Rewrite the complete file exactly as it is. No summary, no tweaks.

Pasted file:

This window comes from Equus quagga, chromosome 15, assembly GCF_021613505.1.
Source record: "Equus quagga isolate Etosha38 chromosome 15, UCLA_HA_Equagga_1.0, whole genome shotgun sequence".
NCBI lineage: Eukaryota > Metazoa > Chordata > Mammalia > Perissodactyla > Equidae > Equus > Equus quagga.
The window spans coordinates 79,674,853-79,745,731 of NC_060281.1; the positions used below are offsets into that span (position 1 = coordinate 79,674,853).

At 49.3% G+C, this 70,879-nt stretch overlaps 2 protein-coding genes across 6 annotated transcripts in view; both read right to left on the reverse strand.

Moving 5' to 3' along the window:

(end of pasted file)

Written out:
This window comes from Equus quagga, chromosome 15, assembly GCF_021613505.1.
Source record: "Equus quagga isolate Etosha38 chromosome 15, UCLA_HA_Equagga_1.0, whole genome shotgun sequence".
NCBI lineage: Eukaryota > Metazoa > Chordata > Mammalia > Perissodactyla > Equidae > Equus > Equus quagga.
The window spans coordinates 79,674,853-79,745,731 of NC_060281.1; the positions used below are offsets into that span (position 1 = coordinate 79,674,853).

At 49.3% G+C, this 70,879-nt stretch overlaps 2 protein-coding genes across 6 annotated transcripts in view; both read right to left on the reverse strand.

Moving 5' to 3' along the window: